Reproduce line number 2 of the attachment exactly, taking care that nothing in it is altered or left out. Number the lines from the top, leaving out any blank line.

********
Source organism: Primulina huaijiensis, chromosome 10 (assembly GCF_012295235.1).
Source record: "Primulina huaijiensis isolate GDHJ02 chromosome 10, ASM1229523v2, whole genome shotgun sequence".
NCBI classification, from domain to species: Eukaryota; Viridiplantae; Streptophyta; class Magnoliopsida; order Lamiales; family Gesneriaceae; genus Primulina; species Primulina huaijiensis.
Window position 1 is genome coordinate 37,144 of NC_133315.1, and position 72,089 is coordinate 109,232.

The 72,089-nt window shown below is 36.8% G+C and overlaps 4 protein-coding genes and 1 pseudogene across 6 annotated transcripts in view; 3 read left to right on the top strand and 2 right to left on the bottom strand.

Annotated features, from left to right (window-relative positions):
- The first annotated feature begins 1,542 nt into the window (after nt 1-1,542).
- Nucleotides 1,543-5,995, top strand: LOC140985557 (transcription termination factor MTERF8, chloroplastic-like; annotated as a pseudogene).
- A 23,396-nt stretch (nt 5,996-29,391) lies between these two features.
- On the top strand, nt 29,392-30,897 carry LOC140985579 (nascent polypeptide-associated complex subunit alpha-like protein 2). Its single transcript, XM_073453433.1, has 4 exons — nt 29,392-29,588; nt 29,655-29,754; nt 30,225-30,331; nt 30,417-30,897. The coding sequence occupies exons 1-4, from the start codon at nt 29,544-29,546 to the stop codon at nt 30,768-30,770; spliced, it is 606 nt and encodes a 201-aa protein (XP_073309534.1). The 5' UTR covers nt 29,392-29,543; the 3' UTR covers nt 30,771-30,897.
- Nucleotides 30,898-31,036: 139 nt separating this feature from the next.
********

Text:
Source record: "Primulina huaijiensis isolate GDHJ02 chromosome 10, ASM1229523v2, whole genome shotgun sequence".